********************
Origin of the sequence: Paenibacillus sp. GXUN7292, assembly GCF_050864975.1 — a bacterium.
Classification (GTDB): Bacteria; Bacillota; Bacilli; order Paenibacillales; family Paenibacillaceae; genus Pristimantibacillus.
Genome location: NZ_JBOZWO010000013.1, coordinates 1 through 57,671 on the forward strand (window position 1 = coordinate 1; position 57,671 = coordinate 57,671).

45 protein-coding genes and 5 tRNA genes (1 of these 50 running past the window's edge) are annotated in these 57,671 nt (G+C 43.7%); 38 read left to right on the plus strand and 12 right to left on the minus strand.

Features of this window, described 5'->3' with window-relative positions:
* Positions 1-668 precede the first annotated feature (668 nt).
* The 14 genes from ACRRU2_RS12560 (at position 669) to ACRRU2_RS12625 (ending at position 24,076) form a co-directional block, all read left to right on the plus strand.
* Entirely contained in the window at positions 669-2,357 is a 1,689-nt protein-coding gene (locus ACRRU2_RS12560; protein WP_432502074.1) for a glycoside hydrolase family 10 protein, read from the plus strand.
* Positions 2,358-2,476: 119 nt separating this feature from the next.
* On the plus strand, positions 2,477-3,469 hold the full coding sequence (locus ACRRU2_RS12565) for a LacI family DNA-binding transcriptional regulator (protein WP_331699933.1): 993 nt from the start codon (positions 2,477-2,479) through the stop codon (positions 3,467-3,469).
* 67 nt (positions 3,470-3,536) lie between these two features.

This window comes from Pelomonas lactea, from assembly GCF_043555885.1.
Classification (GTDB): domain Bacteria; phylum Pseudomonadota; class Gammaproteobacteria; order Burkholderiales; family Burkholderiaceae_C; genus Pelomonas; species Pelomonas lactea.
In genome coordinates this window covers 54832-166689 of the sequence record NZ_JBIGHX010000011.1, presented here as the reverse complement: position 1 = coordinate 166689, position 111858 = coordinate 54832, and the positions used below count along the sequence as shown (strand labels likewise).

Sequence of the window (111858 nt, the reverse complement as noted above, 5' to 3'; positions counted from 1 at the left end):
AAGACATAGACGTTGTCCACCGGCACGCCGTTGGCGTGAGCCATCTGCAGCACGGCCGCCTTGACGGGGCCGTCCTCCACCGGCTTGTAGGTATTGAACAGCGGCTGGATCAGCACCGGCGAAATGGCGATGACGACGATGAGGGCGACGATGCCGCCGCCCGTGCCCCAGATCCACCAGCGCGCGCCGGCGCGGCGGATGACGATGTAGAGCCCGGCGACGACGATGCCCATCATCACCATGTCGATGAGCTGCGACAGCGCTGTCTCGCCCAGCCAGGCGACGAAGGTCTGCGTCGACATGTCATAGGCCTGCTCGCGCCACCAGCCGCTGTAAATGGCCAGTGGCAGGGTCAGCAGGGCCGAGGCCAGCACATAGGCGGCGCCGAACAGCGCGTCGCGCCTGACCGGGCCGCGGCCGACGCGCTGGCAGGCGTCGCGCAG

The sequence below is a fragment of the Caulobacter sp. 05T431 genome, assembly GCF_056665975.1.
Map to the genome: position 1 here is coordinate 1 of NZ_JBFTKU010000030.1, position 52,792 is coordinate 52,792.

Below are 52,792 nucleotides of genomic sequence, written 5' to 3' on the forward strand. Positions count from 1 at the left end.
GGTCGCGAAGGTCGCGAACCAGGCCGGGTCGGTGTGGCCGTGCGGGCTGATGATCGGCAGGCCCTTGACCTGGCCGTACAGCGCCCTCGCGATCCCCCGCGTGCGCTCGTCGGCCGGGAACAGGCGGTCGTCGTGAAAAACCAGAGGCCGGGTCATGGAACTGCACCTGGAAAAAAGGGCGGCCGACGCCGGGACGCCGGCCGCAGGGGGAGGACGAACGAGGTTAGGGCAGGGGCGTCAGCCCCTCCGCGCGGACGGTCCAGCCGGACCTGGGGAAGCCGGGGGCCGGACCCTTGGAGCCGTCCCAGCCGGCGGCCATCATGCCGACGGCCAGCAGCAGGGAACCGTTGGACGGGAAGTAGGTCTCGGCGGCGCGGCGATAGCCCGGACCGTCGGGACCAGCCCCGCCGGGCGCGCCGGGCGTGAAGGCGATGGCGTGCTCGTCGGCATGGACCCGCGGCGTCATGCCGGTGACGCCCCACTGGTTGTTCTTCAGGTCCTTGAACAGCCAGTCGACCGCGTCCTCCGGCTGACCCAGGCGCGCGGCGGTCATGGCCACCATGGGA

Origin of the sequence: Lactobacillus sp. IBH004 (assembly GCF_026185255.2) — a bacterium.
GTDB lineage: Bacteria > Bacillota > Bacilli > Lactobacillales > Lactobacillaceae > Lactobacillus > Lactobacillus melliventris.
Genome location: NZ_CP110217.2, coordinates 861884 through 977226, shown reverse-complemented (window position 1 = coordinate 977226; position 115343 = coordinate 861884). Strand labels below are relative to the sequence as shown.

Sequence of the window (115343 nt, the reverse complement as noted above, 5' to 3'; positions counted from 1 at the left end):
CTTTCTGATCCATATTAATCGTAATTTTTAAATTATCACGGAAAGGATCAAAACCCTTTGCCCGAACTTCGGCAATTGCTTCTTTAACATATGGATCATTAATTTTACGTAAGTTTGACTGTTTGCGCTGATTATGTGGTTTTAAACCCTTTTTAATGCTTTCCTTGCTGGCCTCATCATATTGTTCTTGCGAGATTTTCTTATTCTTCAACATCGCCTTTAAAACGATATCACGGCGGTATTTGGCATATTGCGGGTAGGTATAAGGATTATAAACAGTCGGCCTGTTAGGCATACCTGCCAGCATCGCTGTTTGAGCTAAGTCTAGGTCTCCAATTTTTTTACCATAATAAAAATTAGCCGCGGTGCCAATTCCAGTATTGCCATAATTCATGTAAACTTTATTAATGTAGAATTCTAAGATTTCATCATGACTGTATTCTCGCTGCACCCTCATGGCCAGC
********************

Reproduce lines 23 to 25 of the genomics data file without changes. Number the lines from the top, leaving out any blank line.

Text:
Genome location: NZ_CP110217.2, coordinates 861884 through 977226, shown reverse-complemented (window position 1 = coordinate 977226; position 115343 = coordinate 861884). Strand labels below are relative to the sequence as shown.

Sequence of the window (115343 nt, the reverse complement as noted above, 5' to 3'; positions counted from 1 at the left end):
CTTTCTGATCCATATTAATCGTAATTTTTAAATTATCACGGAAAGGATCAAAACCCTTTGCCCGAACTTCGGCAATTGCTTCTTTAACATATGGATCATTAATTTTACGTAAGTTTGACTGTTTGCGCTGATTATGTGGTTTTAAACCCTTTTTAATGCTTTCCTTGCTGGCCTCATCATATTGTTCTTGCGAGATTTTCTTATTCTTCAACATCGCCTTTAAAACGATATCACGGCGGTATTTGGCATATTGCGGGTAGGTATAAGGATTATAAACAGTCGGCCTGTTAGGCATACCTGCCAGCATCGCTGTTTGAGCTAAGTCTAGGTCTCCAATTTTTTTACCATAATAAAAATTAGCCGCGGTGCCAATTCCAGTATTGCCATAATTCATGTAAACTTTATTAATGTAGAATTCTAAGATTTCATCATGACTGTATTCTCGCTGCACCCTCATGGCCAGC